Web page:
Dina Venezky gives visiting students some tips on assembling plate-tectonic puzzles Molly Ward teaches visiting students about the importance of balance between freshwater and saltwater (each represented by one hand) in San Francisco Bay wetlands
Above left: Dina Venezky gives visiting students some tips on assembling plate-tectonic puzzles. Photograph by Paul Laustsen. [larger version]

Above right: Molly Ward
, Slow the Flow Program Coordinator at the Don Edwards San Francisco Bay National Wildlife Refuge, teaches visiting students about the importance of balance between freshwater and saltwater (each represented by one hand) in San Francisco Bay wetlands. Photograph by Helen Gibbons. [larger version]

The visitors were quite pleased with the day's offerings, as reflected in written feedback from numerous teachers. Here are a few samples:

  • It was a great success for our kids; they came back enthused and stimulated to learn more…"
  • This was an awesome day. My students and I truly enjoyed ourselves and learned so much…"
  • …Our experience was amazing. The amount of time that was spent to create an exciting and educational experience was beyond belief…[we] were so impressed with the level of detail that went into all the stations."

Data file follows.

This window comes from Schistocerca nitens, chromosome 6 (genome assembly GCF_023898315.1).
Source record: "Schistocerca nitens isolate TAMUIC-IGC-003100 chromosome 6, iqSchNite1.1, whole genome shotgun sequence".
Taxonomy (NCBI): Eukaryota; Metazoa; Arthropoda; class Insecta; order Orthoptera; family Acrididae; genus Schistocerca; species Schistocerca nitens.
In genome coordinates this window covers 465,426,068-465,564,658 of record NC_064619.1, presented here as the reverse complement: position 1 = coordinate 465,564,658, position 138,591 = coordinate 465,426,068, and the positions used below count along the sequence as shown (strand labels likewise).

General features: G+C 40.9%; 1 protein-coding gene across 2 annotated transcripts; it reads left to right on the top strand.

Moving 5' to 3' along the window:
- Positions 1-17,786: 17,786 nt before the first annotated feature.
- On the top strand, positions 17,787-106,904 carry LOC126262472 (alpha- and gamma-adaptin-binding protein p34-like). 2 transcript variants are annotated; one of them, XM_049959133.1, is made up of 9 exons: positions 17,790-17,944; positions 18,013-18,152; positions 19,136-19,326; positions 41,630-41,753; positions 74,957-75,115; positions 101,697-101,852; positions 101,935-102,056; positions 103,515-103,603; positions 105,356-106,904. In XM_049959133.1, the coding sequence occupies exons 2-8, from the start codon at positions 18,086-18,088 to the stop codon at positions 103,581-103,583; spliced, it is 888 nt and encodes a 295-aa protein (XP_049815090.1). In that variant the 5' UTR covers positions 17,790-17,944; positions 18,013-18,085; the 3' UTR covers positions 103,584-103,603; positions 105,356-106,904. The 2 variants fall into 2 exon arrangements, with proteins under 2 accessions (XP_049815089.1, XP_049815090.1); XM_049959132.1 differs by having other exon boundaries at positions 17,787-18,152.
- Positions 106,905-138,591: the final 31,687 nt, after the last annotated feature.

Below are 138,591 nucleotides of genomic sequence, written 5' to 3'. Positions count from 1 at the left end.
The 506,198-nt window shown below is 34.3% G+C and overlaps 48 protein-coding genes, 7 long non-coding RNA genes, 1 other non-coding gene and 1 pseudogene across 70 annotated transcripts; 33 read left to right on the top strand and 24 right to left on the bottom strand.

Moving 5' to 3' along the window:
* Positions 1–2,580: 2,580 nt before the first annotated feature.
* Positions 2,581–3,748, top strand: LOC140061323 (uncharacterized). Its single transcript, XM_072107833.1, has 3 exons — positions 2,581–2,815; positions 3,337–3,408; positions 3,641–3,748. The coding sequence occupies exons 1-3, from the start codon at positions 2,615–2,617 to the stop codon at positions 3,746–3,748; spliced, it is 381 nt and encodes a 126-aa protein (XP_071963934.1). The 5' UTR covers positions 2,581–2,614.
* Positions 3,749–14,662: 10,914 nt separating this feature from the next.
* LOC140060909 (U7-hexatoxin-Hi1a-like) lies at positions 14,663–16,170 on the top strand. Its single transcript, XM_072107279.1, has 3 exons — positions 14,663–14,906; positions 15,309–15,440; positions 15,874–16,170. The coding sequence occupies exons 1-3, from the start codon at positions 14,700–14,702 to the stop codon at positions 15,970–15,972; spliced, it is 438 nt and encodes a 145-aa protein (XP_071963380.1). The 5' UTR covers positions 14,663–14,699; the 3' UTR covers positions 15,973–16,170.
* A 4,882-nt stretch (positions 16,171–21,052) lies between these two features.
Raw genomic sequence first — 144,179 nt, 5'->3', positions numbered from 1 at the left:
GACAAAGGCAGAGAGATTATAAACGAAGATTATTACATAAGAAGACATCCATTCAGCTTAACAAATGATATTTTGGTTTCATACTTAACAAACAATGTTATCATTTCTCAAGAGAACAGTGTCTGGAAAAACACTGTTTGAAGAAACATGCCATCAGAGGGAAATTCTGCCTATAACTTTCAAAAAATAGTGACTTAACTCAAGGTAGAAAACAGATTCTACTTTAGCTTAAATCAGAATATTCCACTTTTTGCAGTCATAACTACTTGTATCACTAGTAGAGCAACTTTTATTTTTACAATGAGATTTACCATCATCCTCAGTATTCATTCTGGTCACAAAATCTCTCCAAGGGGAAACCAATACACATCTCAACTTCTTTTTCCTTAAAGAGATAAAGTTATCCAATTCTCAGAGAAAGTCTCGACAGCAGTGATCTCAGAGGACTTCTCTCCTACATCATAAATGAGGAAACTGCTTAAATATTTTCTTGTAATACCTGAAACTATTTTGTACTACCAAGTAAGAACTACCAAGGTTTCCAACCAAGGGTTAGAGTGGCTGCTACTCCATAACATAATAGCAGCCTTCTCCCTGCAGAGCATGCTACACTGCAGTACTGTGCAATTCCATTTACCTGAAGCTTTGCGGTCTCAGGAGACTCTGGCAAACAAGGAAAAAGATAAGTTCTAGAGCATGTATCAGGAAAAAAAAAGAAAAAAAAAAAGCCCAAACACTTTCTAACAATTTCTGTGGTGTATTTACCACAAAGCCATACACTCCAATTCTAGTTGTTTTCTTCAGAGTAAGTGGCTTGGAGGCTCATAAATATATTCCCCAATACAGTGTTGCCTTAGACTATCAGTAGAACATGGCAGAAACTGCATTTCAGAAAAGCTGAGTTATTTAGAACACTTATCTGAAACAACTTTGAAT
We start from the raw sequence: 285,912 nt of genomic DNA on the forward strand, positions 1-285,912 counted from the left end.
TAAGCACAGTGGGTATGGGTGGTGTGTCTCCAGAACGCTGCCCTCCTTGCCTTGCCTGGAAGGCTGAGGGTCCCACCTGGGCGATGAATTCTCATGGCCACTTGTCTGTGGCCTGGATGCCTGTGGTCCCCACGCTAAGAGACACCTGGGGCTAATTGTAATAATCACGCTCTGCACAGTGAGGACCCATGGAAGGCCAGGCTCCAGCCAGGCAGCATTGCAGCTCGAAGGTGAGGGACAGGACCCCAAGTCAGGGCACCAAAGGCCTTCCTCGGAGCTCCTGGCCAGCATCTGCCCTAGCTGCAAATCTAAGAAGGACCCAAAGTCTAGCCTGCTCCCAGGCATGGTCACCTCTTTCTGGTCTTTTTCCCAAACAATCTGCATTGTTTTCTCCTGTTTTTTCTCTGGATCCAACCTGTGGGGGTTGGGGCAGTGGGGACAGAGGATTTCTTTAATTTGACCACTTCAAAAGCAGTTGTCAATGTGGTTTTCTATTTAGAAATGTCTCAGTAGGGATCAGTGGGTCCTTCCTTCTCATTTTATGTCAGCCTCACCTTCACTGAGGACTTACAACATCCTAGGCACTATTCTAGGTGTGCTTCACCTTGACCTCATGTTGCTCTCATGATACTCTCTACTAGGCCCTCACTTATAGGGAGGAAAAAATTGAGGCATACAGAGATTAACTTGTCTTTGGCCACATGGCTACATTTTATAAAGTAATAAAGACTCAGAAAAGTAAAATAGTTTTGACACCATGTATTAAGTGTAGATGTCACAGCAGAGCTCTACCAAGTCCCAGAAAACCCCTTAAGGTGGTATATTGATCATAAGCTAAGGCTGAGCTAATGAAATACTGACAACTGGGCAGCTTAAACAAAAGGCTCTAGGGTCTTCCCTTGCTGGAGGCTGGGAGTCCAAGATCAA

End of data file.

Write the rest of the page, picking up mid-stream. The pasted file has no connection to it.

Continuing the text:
Earth Science Day was part of the nationwide celebration of Earth Science Week, held this year from October 12 to 18, 2008, with the theme "No Child Left Inside." See Earth Science Week 2008 for more information. For more information about Earth Science Day 2008 at the USGS in Menlo Park, see USGS Menlo Park Science Center Earth Science Day 2008.


Related Sound Waves Stories
Students Enjoy Earth Science Day 2007 at USGS in Menlo Park, California
December 2007
USGS Welcomes Students for Earth Science Week Celebration in Menlo Park, California
November 2006

Related Web Sites
USGS Menlo Park Science Center Earth Science Day 2008
USGS
Earthquake Hazards Program
USGS
Earth Science Week 2008
American Geological Institute
Coyote Point Museum
museum
Don Edwards San Francisco Bay National Wildlife Refuge
U.S. Fish and Wildlife Service
California Academy of Sciences
scientific and cultural institution

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in this issue:

Fieldwork
cover story:
Tracking Sea Turtles

Research Alaskan Glaciers Retreating

Migratory Birds Carry Avian Influenza

Outreach Earth Science Day in Menlo Park, CA

Awards Shinn Wins SEPM Twenhofel Medal

USGS Collaborator Wins SEPM Shepard Medal

Staff New Chief Scientist for Western Coastal and Marine Geology Team

Publications December 2008 Publications List